Exciting! You’ve paid the entry fee for an endurance race, dual sport ride, or major tour, and now it’s time to focus on the bike. While on race day you certainly expect surprises and challenges, you don’t want breakdowns or struggles with a lame steed to ruin the day.  Here’s how to insure the bike performs.


It's important to start at least two weeks before the event, more if you have the time.  First, grab the Owner’s Manual and find a comfortable seat near the bike.  Think about your recent rides and make a list of all the things that you know aren’t right about it.  Not so much needed mods, but the fixes you have been delaying because you could, parts that are broken or weak, or spares that were consumed.

Next read the manual.  I always appreciate something new with each reading. Update the list of the maintenance required, either by mileage or simply from noticeable wear and tear. Like cleaning and re-oiling that nasty air filter.  Across from each maintenance item identify the parts and consumables required.  Also note any tools you don’t have but will need.

Plan to rehab your protective clothing, gear stashed in your fanny pack or backpack, bike-mounted tube and tool bags. Remember that spare tube you magnanimously gave away last time?

How To: Prepare The Bike For An Endurance Race


Once you identify maintenance needs, make sure you immediately obtain and order all the parts, tools and consumables from your favorite dealer.  Now is not a good time to procrastinate!  Some items may not be available from stock, so be aware of lead times.  If it’s not practical to order everything on the wish list, prioritize.  Leave the bling off until you’re flush with cash.

How To: Prepare The Bike For An Endurance Race


Some guys teardown a bike fully prior to each race, reassembling it carefully and properly.  That's a stretch for me, but I try to arrange a series of small jobs, like an oil and filter change, cleaning all the oil screens, and servicing the chain, on different sessions leading up to the race.

Additionally, there are some jobs that going to a shop for help just makes sense.  While I can install a new knobby myself, I’ll remove a wheel and pay $20 to a shop to mount and spin balance it.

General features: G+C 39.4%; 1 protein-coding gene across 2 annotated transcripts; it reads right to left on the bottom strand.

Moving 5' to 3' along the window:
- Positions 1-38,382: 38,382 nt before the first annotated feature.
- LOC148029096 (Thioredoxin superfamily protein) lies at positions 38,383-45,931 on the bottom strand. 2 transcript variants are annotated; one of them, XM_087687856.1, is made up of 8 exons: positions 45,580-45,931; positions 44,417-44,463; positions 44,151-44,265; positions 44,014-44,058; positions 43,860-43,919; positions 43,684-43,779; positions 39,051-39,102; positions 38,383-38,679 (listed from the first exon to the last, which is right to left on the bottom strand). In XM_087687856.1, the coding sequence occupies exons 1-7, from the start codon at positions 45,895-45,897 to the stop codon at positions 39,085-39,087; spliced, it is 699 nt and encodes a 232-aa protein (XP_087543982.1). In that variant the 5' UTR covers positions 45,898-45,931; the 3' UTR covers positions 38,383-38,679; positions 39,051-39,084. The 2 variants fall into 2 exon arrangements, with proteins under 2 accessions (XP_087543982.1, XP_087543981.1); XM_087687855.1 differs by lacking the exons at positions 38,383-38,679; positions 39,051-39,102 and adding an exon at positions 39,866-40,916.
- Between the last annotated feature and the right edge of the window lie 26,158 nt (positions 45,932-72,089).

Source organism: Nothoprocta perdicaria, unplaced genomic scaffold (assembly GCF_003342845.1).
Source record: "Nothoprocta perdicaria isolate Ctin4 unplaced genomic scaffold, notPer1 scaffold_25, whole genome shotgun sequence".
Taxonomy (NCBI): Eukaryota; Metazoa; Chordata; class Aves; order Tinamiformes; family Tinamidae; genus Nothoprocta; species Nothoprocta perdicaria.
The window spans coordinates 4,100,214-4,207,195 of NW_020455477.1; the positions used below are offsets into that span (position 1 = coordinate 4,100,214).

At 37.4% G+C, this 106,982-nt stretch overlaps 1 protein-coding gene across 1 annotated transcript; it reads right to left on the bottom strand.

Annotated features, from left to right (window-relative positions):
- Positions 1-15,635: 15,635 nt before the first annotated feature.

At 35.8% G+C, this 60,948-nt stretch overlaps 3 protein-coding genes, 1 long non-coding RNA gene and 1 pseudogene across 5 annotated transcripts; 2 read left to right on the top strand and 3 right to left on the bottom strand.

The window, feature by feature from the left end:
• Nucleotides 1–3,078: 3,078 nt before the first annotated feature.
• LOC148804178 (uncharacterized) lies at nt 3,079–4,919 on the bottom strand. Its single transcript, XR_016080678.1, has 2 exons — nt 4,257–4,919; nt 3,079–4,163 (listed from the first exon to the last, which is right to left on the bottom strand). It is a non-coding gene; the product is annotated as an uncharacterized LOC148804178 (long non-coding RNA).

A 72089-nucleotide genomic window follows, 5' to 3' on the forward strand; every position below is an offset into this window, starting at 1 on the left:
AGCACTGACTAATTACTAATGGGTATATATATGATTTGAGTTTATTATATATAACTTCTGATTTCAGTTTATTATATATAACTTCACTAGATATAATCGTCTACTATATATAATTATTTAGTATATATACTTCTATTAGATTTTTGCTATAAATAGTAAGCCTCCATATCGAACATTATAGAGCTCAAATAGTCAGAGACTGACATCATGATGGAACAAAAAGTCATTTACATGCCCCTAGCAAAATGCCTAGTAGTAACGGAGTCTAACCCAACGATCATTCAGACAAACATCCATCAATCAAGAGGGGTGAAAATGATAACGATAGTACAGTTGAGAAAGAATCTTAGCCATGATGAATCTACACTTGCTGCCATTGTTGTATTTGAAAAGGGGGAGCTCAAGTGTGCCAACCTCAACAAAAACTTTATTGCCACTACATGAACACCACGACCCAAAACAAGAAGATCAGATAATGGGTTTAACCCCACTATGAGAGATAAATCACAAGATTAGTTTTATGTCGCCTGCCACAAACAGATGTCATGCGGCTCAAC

Once you've decided on the work you’re going to tackle and where you're going to be able to get each item done, carefully work through the list.  Usually it’s easier and more fun with a buddy for encouragement.  A sandwich and a soft drink is solid compensation.  Expect complications; often, routine maintenance reveals more serious problems.  Make sure you allot enough work sessions to get it all done.

Now put the battery on a tender.  While a weak battery may power the lights and GPS, it may not have enough current to crank the bike over (and can provide a nasty surprise on race day).  Some dual sport manufacturers have dropped the kickstarter, which could be one big bummer away from home.

Wash and polish the bike.  If you’re really disciplined, clear your workspace too.  If street legal, give it a few test rides to insure your repairs were effective.


Riding on worn-out rubber is nerve-wracking and unsafe.  A new set of tires and tubes or mousses can dramatically improve the experience, reducing the chance of flatting.

My old Ossa Pioneer two-smoker liked to fowl plugs. I’ve since gotten into the habit of confirming that the spark plug on my four stroke is clean, just for the peace of mind.  I put a dab of anti-seize placed on the threads for good measure.

Fresh oil and grease; of course.


Preparing to win, or simply enjoying the day, takes planning and discipline.  Remember, luck favors the prepared.

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